In the Media

Three women accuse upstate Buddhist leader of rape (Times Union)


The KTC lawsuit was filed in the Southern District of New York on Nov. 17. It names the monastery, now known as Palpung Thubten Choling, as the sole defendant. (Dead people cannot be sued.) It is the latest in a rising chorus of sexual abuse allegations emerging from Tibetan Buddhist communities in the United States and Canada that are ringing out on social media, blogs and in the Buddhist press — though rarely in courts. Several of its claims fall under New York’s Adult Survivors Act, which created a one-year window for people to file civil sexual assault lawsuits that would otherwise fall outside the statute of limitations. The few prior lawsuits against Tibetan Buddhist leaders and temples in the U.S. have been settled out of court or withdrawn under often murky circumstances.

“For far too long, no one has held these organizations accountable, least of all their boards of directors who have sworn an oath of absolute loyalty and obedience to the leader and therefore overlook and cover up egregious acts of sexual assault,” said the lawyer for the three women, Carol Merchasin, who has represented dozens of survivors in sexual-assault cases against Tibetan Buddhist churches and yoga organizations in the U.S.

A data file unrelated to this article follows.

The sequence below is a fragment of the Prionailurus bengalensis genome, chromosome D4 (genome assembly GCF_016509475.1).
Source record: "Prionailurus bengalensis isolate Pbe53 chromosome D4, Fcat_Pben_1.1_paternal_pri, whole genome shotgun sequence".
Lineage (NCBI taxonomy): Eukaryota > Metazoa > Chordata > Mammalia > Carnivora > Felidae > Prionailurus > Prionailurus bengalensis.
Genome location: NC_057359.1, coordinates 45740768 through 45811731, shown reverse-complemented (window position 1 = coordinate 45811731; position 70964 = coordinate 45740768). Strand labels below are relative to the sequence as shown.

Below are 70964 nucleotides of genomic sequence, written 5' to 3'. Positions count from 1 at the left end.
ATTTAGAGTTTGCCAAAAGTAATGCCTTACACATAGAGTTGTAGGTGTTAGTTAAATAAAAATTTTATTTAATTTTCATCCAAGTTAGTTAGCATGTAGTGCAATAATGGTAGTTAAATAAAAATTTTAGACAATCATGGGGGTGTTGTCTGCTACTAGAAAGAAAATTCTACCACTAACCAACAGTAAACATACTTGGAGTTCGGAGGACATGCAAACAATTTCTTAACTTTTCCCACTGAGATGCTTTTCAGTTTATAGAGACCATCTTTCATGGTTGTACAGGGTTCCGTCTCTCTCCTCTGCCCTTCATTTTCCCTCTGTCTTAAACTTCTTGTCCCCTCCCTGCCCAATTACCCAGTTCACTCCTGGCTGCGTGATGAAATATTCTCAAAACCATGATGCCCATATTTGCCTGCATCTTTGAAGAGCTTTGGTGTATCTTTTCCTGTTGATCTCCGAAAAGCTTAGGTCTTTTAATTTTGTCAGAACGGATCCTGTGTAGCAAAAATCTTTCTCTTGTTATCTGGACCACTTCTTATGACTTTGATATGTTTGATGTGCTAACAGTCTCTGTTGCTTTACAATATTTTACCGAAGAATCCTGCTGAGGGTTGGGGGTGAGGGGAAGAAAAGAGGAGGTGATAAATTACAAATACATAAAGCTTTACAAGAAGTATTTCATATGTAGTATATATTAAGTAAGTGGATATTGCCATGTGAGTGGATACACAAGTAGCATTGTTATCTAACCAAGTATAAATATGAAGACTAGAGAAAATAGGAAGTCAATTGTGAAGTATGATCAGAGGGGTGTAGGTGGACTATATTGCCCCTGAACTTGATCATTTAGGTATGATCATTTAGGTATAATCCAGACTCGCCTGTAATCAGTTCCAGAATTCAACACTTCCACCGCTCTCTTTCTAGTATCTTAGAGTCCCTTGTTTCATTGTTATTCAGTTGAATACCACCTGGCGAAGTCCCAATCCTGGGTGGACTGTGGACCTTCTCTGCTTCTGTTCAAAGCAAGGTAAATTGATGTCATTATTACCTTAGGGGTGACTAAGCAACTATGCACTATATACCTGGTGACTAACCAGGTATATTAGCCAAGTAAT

In December 2016, after several women came forward to KTC leadership, the monastery hired An Olive Branch, a Buddhist nonprofit organization that investigates allegations of ethical misconduct, to look into claims of sexual abuse by Lama Norlha. Its report concluded that at least some of the allegations, including those from the three women who would later sue the monastery, were credible.